Archive for September, 2008

Two More Planet of the Apes Films

2 September 2008

Escape from the Planet of the Apes (Don Taylor, 1971)
This reverses the trajectory of the first two films and has three apes travel from their society to a fictionalised 1970s Earth. It’s not quite clear how they found and repaired Taylor’s ship, but perhaps it’s a sign of superior ape science. The characters have escaped from the climax of the previous film. As in Beneath, the captain dies, leaving Zira (Kim Hunter) and Cornelius (Roddy McDowall) to negotiate our “present” day.

Initially they hide their power of speech, but Zira lets it slip in frustration, Whilst they are viewed as bizarre celebs at first, they are clearly perceived as a potential threat and have to fight for their survival. This is all the more vital when they discover Zira is pregnant.

Here it is the apes who experience racism, or at least the xenophobia of a species under threat. There is almost the sense of this becoming an escaped slave narrative. My sympathies, at least, lie with Zira and Cornelius.

A clever attempt to extend the franchise beyond the ending Heston wanted for it in Beneath.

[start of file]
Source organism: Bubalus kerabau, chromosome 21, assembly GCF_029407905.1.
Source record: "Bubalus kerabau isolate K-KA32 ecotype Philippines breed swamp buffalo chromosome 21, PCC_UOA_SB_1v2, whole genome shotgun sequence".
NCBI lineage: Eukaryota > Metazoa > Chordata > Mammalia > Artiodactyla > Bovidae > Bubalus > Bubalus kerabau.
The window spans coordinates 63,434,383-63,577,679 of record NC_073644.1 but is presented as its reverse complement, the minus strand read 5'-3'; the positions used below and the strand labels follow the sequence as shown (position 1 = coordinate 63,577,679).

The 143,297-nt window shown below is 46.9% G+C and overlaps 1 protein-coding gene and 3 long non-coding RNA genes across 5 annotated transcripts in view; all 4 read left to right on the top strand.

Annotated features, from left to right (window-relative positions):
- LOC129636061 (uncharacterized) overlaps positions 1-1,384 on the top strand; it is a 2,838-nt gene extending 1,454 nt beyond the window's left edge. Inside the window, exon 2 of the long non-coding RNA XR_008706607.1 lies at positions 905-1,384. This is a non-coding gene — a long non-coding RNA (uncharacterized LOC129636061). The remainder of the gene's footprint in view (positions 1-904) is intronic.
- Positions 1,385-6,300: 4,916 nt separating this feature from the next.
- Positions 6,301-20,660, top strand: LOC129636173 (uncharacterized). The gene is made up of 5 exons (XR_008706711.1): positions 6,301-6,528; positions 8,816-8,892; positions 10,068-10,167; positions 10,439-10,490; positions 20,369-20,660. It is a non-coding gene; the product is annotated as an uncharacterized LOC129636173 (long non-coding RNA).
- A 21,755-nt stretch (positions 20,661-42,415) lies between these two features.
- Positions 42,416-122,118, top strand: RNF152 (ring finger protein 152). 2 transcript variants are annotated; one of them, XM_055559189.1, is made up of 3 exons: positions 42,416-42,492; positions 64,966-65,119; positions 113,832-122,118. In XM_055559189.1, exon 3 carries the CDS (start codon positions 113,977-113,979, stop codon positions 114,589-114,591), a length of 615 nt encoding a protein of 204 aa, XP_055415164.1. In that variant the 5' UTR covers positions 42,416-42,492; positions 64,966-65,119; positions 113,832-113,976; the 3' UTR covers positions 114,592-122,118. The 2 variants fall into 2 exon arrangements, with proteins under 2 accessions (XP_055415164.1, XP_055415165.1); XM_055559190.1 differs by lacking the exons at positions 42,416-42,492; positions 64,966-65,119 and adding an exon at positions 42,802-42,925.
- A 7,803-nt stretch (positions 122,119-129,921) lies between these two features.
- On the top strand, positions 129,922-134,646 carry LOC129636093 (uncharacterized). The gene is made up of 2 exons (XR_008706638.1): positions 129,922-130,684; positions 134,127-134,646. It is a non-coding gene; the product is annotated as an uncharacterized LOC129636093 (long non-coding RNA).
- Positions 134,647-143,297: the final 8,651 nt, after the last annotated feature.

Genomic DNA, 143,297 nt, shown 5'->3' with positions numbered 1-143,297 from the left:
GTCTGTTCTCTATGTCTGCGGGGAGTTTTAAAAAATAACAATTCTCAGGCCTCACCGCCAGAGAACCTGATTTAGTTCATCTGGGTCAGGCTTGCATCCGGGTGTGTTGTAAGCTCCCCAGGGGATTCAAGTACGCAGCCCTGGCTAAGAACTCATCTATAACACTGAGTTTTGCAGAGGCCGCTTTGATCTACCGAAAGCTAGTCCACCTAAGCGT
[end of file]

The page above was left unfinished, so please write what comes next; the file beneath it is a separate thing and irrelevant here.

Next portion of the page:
Conquest of the Planet of the Apes (J. Lee Thompson, 1972)
Here the events are set in the 1990s, after a virus has wiped out the cats and dogs. Apes have been kept as pets and trained as servants – and it is pretty obvious as slaves. Caesar the talking ape (Roddy McDowall) stays in hiding with a circus, at risk of execution if he is discovered. When Armadano (Ricardo Montalban) the circus ringmaster is arrested, Caesar has little choice but to become a slave. But soon he is fomenting rebellion.

In what is either a failure of nerve at the allegory, the one other decent human being MacDonald (Hari Rhodes) is black, and this fact is used repeated to point to the slavery/race metaphors. He rescues Caesar from being executed and acts as a moral compass. This is the most violent of the films so far.